- Improved indoor and outdoor air quality, an aid to learning and protection for developing lungs and brains;
- Increased interest in math and sciences as students observe and participate in how the school conserves energy and water; and
- Accelerated social change. Kids bring what they’ve learned at school home to their families, who begin to conserve energy and water themselves, lowering household utility bills.
Take Richardsville Elementary in Kentucky. It is the nation’s first “net-zero” school— its net annual energy consumption and carbon footprint amount to zero. To reach that level of efficiency, the school pulled out all the stops. In addition to using tons of natural lighting, they installed geothermal heating and cooling, bamboo gym floors, solar panels on the school rooftop and in the parking lot. A recent E&E news article notes that many schools have land and buildings well-suited to solar arrays, allowing for easy installation, and they often have large parking lots, making them good candidates for carport solar systems.
The result of the changes at Richardsville is that the school receives no utility bills, so it can now spend whatever money used to go to electricity on other school needs. In addition, the innovations put to work at Richardsville and other energy efficient schools can be put to educational use, teaching students about recycling, geothermal energy and other subjects. ”The kids have been using the environment itself as an educational platform to teach other students,” Jay Wilson, Richardsville’s energy manager, said in the E&E news story. “They’ve been very interactive with the building, utilizing it to its fullest extent.”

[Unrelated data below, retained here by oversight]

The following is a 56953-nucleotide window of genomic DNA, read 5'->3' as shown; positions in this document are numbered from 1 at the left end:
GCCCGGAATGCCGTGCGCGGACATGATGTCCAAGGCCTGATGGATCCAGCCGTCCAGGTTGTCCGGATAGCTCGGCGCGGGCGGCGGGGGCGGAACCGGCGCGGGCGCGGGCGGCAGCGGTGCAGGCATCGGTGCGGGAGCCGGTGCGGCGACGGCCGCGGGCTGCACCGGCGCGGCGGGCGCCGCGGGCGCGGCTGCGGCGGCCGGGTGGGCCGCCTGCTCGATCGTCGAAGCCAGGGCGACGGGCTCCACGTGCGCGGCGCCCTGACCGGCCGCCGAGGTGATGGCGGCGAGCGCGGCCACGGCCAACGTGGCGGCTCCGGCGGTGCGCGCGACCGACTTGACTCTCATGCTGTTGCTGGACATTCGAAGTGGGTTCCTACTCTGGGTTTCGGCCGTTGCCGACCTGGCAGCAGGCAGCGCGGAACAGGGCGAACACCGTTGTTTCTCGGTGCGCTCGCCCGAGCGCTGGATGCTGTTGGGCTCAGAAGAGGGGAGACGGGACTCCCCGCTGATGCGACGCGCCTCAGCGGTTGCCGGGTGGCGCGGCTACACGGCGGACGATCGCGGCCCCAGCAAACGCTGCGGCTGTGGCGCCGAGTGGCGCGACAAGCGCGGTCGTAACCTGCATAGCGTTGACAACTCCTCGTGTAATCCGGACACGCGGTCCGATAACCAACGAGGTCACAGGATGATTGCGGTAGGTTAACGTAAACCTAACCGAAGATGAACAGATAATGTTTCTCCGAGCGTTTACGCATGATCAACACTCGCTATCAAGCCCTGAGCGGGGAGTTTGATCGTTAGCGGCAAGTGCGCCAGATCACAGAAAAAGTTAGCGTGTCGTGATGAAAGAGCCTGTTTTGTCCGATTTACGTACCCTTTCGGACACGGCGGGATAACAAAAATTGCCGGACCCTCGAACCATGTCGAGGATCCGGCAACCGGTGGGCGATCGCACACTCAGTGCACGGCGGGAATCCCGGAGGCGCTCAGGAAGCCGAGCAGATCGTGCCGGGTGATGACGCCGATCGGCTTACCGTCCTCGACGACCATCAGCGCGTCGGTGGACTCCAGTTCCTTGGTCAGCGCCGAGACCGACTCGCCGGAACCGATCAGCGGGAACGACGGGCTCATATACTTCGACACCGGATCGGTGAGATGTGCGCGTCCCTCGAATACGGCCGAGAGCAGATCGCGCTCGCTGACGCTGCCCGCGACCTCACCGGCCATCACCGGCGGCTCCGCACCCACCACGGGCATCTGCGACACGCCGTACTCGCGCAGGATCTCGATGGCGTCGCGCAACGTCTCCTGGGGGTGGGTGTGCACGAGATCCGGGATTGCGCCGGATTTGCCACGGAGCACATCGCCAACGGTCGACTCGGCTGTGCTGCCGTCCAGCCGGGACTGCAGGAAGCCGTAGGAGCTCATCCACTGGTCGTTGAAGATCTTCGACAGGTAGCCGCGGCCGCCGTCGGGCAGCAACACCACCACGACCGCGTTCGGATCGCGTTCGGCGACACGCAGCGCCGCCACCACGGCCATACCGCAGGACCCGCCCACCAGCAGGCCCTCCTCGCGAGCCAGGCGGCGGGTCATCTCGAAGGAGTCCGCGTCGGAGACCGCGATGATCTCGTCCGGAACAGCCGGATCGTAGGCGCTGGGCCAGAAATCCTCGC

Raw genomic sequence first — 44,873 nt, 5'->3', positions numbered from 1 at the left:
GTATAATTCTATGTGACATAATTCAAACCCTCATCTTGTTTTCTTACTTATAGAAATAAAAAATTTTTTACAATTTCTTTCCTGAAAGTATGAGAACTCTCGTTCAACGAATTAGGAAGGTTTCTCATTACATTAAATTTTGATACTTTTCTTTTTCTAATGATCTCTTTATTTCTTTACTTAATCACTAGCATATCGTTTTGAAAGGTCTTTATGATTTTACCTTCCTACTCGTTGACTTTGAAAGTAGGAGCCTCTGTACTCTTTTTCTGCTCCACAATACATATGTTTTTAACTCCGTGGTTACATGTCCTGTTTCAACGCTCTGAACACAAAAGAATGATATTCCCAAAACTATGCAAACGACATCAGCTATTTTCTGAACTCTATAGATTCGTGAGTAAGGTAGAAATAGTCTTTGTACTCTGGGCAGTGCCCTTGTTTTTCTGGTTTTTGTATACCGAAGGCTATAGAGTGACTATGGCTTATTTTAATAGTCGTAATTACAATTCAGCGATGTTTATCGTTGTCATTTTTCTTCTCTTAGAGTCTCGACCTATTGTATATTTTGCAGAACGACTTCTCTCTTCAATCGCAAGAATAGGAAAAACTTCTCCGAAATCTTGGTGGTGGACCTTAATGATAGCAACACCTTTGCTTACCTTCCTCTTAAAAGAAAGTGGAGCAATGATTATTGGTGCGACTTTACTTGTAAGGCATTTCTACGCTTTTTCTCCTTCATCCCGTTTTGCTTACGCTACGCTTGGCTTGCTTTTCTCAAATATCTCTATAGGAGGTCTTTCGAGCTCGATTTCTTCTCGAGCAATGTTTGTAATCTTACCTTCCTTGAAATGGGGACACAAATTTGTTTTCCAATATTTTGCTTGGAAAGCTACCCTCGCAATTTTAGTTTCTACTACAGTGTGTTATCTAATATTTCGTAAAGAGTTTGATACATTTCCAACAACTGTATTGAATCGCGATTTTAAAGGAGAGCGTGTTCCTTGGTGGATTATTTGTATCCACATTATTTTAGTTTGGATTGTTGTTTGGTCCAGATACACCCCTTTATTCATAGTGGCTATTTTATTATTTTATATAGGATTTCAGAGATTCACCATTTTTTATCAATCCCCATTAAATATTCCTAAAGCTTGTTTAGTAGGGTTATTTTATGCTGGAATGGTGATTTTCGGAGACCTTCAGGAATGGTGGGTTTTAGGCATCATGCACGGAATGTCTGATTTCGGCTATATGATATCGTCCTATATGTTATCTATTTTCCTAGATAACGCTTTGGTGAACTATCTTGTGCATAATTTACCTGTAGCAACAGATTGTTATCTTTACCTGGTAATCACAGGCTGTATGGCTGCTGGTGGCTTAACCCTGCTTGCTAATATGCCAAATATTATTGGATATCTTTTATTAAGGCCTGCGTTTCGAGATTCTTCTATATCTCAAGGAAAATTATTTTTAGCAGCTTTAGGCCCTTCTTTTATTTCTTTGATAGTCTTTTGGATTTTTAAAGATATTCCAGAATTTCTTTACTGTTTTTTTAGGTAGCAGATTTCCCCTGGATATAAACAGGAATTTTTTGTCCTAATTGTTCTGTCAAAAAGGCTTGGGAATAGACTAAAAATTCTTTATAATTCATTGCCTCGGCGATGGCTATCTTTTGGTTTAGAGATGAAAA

Another school, Lady Bird Middle School in Irving, TX, has also implemented energy saving measures and incorporated them into a 3-D interactive display that explains the inner workings of clean energy technologies to its students.
By conserving energy in our schools and bringing students into the process, we improve the health of future generations, cut schools’ utility bills, reduce stress on the electric grid and, who knows, inspire a new generation of environmentally aware scientists. I give that plan an A+.
A version of this post originally appeared on our Energy Exchange blog.